fb pixel

Log In

Reset Password

Middle school is a better choice for sixth-graders

The Medford schools should seize the opportunity to move its sixth grade students into middle schools. There are many reasons why this is the best choice for students academically.

I begin with the experience of my daughter, an honors graduate of UC Berkeley. She was required to take remedial math during the summer prior to entering seventh grade, because she was so poorly prepared for the pre-algebra course at her middle school.

As educators well know, many school subjects are cumulative; each course builds on the one previously taken. As a veteran algebra teacher I am most familiar with the sequence of math courses — pre-algebra, algebra 1, geometry, algebra 2, pre-calculus, etc. Language arts is also cumulative — students must master reading and writing skills before studying literature. History and science courses also build on previously learned material. Thus world history is generally taught before U.S. History.

Elementary school teachers, for whom I have the greatest respect, are responsible for covering all the subjects — math, social studies, language arts, science, even the arts if time permits. Classes are a mixture of students at different maturity levels and aptitudes; one teacher is usually responsible for teaching them the various subjects.

We all have different strengths and weaknesses — including students and teachers. Middle schools allow for specialized teaching — math teachers teach math, social studies teachers teach history, etc. Specialized teachers are well aware of the sequence of courses. As my own children discovered, students cannot be placed in pre-algebra if they lack the foundational skills, and success in pre-algebra is a requirement for success in algebra 1.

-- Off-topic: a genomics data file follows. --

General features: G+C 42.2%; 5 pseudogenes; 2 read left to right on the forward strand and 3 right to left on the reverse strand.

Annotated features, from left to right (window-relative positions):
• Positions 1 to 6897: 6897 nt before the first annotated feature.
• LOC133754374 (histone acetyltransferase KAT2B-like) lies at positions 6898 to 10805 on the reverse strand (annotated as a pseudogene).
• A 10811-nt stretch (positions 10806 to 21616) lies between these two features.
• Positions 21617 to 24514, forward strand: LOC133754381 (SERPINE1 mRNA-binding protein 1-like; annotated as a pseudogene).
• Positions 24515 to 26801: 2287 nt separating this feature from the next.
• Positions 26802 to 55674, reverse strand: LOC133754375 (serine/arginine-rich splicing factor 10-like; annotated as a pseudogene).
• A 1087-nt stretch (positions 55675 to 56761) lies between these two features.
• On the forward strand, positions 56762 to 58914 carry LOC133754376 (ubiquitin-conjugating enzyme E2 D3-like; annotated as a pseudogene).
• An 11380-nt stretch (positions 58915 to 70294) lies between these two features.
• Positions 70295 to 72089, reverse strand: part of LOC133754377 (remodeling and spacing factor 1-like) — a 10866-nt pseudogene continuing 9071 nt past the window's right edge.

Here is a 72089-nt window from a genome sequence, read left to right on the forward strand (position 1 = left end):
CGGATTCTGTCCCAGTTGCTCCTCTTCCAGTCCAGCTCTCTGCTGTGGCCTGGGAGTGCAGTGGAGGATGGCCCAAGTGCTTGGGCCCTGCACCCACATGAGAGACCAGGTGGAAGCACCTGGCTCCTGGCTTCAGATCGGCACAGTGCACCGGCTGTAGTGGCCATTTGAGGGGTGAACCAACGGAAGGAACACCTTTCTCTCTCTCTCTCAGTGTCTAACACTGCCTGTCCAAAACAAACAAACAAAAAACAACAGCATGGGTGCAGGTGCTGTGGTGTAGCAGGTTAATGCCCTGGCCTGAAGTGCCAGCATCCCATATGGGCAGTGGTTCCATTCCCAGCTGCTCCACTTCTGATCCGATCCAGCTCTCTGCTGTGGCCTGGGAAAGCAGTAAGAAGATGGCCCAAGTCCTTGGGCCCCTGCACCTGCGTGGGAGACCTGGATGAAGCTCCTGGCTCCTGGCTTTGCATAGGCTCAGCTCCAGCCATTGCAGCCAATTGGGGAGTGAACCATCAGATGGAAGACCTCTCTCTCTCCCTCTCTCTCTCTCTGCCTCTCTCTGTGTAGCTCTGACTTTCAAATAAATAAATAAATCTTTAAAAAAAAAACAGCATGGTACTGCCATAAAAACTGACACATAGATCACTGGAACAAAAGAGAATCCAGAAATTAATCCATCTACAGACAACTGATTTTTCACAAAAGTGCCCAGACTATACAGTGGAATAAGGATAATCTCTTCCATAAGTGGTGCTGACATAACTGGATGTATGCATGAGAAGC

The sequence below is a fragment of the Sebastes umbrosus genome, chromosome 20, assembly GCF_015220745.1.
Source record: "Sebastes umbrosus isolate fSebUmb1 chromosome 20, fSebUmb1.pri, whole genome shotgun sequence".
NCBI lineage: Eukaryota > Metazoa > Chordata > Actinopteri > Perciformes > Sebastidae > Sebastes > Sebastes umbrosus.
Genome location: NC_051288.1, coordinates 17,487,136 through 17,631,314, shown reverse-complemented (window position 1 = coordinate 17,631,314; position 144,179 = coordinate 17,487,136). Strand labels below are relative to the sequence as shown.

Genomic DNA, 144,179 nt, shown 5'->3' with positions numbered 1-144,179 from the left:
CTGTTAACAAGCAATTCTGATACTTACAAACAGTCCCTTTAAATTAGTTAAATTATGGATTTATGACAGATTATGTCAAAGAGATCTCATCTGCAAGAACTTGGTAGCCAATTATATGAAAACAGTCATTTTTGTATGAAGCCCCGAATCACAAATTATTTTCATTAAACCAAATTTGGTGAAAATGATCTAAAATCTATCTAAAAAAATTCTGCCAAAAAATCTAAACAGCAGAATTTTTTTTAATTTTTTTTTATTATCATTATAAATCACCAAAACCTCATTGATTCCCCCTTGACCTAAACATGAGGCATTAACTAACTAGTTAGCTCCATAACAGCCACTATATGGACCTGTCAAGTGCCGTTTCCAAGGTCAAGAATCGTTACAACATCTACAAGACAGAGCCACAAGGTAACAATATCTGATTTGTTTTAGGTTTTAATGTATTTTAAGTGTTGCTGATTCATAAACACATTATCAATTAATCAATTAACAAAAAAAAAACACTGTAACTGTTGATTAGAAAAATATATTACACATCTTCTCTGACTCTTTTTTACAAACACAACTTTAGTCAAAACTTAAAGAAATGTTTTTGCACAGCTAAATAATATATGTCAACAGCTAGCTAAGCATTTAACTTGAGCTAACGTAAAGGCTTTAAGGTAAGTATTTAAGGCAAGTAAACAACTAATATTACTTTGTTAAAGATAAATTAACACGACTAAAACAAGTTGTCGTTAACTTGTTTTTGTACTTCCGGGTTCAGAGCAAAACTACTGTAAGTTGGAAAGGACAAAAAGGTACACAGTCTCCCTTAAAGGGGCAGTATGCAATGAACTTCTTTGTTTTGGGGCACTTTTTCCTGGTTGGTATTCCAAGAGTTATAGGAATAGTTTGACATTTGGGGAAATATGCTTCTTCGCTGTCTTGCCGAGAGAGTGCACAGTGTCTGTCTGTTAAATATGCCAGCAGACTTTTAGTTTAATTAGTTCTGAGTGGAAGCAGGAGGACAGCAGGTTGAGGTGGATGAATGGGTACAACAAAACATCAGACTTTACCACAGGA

Today's 12-year-old sixth-graders are far more mature than my children were 35 years ago. They should be taking specialized classes from specialized teachers to be prepared for the math, language arts, social studies, science and foreign language classes that follow. Middle school teachers should have three years, rather than just grades seven and eight, to work with students and help them reach their academic potential. If students excel in math, they can be placed into honors level classes. The same is true for students in language arts classes. Knowing students in sixth grade allows middle school teachers to better meet their individual needs in future courses.

The issue of socializing cannot be ignored; these middle school years are crucial ones. While we do not want our children growing up faster than they already do, we should recognize that, socially and academically, sixth-graders have more in common with seventh- and eighth-graders than they do with grades K-5 students. I can vouch for that based on my own sixth-grade grandchild, who is thriving in a California middle school.

The Mail Tribune reports that whatever choice is made will require construction or renovation of buildings to accommodate hundreds of students. Clearly this is an investment in the future of Medford and its families. Thus the educational advantages I have described should be considered.

A final issue is the standardized testing — with its emphasis on language arts and math — that has become part of our education system. Congress is considering new legislation to replace the No Child Left Behind law. The new measure, called the "Every Student Succeeds Act," is designed to correct "excessive testing in public schools and using unrealistic goals to label too many schools as failures," according to a Wall Street Journal article Dec. 1, " 'No Child' Redo Advances."

A key testing year is eighth grade, under both the old and new laws. Imagine the advantage to students receiving specialized teaching in language arts and math beginning in sixth grade in schools where teachers get to know students for three formative years. What math is tested on standardized eighth-grade tests ? If students begin preparing in sixth grade, they could succeed in algebra in grade eight just as my children and hundreds of my students did. They could have stronger language arts skills, too. Surely that benefits our schoolchildren, their dedicated teachers and the Medford community. That seems like a good investment.

Betty R. Kazmin of Medford taught algebra for 20 years in Los Angeles public and private secondary schools, and served on the board of education in Willard, Ohio.